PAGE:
Appalachian National Scenic Trail

Appalachian National Scenic Trail

The Appalachian Trail (AT) is one more icon of North Carolina’s stature at the pinnacle of the National Park pyramid. When first proposed in 1921 by Benton MacKaye (Mc-KIE), the idea for a cross-Appalachian trail was labeled “an experiment in regional planning.” The AT would preserve the East’s wilderness while offering the laboring masses an uplifting escape from the manufacturing economy. It did both, but creating the AT was a huge task. 

Within two years of MacKaye’s proposition, major trail organizations had endorsed the plan and built the first sections. In 1925 a Washington, DC, meeting created the Appalachian Trail Conference, which became the Appalachian Trail Conservancy in 2005. At the conference, MacKaye said, “the trailway should ‘open up’ a country as an escape from civilization . . . The path . . . should be as ‘pathless’ as possible.” The first version of the trail was built by 1937, surprising many New Englanders with how fast the Southern route became reality.

The original route ran from Cohutta Mountain in Georgia, across the Great Smokies, to Grandfather Mountain, through southwestern Virginia, Shenandoah National Park, and on to Mount Washington in New Hampshire. MacKaye called it the, “main line,” and suggested it link to, “branch lines,” meant to reach distant cities, funneling workers into a refreshing green corridor. Today, North Carolina’s Mountains-to-Sea Trail is surely the best example of what MacKaye meant.

The trail is ever-evolving. It was AT pioneer Myron Avery who said that it could never be said of the AT that, “It is finished—this is the end!” Thanks in part to the 1968 National Trails System Act, which designated the AT as the first “National Scenic Trail,” changes continue. More and more of the trail route has gone from private to public ownership. Every year, thousands of volunteers and dozens of clubs affiliated with Appalachian Trail Conservancy toil long hours in the task of maintaining their portions of the path and nearly 300 overnight shelters. That includes occasionally rerouting a path that’s always in flux. 

A century after the trail was launched, the philosophical uplift that MacKaye hoped for has taken place. Our current outdoor lifestyle and environmental consciousness are traceable, in part, to the Appalachian Trail and the wildlands that enclose it. The path’s enduring grandeur inspires generation after generation. Perhaps more than any other recreational facility in the world, the Appalachian Trail symbolizes the power of nature to work wonders in the hearts and minds of those who simply take the time to wander in the woods.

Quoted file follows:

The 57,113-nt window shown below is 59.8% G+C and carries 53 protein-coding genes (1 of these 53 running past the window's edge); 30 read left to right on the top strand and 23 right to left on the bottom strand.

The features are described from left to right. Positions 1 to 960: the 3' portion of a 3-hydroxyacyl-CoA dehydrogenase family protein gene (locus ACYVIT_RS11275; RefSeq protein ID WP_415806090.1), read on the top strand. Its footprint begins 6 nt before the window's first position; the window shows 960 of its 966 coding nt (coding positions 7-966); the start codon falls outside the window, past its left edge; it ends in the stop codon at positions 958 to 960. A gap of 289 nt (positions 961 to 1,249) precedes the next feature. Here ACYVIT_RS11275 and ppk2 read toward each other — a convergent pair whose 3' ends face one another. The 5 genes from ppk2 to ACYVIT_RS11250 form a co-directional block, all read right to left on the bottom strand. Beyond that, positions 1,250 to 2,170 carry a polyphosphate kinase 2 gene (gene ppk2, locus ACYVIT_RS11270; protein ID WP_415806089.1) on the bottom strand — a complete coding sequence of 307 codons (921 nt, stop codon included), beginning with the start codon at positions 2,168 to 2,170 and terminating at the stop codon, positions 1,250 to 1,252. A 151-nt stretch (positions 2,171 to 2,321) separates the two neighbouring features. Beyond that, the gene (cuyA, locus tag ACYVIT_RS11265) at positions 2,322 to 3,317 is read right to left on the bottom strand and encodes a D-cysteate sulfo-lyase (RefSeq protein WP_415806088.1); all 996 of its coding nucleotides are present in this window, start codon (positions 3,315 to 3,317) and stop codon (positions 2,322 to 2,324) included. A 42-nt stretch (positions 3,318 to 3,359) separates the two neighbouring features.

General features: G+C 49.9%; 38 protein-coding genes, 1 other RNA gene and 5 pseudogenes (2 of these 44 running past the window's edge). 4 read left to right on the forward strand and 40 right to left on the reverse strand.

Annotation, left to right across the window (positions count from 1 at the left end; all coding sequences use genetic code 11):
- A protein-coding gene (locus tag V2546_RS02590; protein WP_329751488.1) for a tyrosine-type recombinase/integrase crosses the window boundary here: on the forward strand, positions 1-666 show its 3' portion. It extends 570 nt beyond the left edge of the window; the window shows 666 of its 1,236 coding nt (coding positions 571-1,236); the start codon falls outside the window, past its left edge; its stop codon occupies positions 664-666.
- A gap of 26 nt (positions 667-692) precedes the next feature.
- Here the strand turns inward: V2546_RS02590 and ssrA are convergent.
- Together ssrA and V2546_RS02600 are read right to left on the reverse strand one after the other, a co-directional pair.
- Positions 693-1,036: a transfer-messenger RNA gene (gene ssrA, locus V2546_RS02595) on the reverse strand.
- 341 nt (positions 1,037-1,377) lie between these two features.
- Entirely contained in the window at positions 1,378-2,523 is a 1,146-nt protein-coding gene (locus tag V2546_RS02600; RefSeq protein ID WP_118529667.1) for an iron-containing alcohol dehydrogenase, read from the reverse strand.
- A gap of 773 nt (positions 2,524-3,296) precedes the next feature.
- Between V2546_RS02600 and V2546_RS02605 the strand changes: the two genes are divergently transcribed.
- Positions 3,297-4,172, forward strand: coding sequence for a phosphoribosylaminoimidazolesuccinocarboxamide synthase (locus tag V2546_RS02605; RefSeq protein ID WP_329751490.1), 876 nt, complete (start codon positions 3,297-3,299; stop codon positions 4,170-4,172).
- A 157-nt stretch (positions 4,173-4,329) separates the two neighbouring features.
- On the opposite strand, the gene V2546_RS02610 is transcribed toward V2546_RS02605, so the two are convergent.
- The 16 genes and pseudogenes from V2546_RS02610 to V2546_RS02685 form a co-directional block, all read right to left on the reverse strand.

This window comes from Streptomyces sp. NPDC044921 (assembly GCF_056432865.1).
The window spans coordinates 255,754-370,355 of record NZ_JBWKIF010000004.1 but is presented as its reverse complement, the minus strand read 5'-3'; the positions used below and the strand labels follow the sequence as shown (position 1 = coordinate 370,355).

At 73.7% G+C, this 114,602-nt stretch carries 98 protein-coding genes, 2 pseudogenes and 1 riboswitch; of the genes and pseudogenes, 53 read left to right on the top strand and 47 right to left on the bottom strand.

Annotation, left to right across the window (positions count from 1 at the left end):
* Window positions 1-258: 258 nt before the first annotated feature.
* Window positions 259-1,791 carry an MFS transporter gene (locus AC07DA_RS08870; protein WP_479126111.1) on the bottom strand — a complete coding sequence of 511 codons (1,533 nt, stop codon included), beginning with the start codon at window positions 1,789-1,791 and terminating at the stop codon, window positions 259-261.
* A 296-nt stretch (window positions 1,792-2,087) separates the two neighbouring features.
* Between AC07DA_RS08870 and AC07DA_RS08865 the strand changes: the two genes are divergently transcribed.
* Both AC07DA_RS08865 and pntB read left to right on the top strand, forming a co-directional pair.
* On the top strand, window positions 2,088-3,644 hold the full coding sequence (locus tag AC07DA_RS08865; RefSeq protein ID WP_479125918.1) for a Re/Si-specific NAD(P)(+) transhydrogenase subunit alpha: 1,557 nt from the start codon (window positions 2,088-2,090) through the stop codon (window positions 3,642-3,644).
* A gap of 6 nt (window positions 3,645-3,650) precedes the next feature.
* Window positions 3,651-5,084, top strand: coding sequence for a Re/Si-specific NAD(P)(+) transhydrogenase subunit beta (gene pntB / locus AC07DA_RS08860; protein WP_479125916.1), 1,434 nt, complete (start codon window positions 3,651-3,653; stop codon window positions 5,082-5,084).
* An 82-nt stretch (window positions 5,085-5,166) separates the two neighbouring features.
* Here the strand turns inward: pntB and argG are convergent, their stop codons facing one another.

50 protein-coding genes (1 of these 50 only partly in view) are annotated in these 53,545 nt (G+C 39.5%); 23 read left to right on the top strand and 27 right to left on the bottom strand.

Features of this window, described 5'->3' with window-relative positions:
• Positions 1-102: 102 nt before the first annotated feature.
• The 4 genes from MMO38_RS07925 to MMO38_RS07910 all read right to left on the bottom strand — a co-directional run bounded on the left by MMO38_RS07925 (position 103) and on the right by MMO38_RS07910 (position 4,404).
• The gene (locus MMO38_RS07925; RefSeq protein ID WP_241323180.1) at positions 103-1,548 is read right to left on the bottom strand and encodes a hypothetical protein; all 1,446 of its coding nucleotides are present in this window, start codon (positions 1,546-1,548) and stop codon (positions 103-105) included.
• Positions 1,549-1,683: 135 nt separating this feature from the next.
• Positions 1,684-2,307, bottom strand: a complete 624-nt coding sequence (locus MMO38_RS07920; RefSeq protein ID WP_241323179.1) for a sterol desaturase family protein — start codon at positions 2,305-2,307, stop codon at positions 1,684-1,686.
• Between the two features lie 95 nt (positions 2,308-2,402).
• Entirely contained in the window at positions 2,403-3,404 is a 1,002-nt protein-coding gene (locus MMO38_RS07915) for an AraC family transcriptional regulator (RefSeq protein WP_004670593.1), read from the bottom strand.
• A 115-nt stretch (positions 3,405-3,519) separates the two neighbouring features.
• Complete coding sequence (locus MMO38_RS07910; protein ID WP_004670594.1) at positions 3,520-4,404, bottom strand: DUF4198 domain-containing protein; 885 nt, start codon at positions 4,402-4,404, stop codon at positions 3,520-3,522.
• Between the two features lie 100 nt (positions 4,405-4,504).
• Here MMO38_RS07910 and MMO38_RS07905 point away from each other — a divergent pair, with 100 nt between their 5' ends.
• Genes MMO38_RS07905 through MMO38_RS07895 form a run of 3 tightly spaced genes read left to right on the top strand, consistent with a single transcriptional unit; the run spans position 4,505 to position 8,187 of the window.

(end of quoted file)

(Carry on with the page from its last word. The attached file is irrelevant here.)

(Left to right) Along an open stretch of the North Carolina section of the AT, a bright sunset decorates the skyline; Earl Sheffer photographed here on Maine’s Mount Katahdin, is considered the first reported AT thru-hiker (1948).

Why Visit 
It’s incredibly easy to say that you, “hiked the Appalachian Trail.” Almost-endless access points underline why, in North Carolina, wonderful day hikes may be a bigger part of the AT experience than the ideal of a 2,000 plus-mile, end-to-end hike. That arduous achievement eludes most who attempt it, but with annual installments, “section hikers” earn the honor more easily. Others just backpack single stretches. The trail has elevated some isolated mountain burgs into backcountry boomtowns. Celebrated as “trail towns” by the Appalachian Trail Conservancy, these are places to revel in the uniquely outdoorsy AT attitude.

Trail Magic at Trail Towns 

  • In North Carolina, Hot Springs (with its spas and TrailFest event on April 12-14, 2024), Franklin, and Fontana Dam all qualify. 
  • Nearby Damascus, VA, home to the Appalachian Trail Days Festival (May 17-19, 2024) is an easy spot to target from WNC.
  • Western North Carolina earns accolades for distinctive locations like the Southern Appalachian “balds,” alpine-like grasslands on the Roan Highlands near Boone, and elsewhere. 
  • The lofty crest of the Great Smokies stands out too, as do the wilds of the Nantahala National Forest.

Learn more
The Appalachian Trail Conservancy aims to protect, manage, and advocate for the park.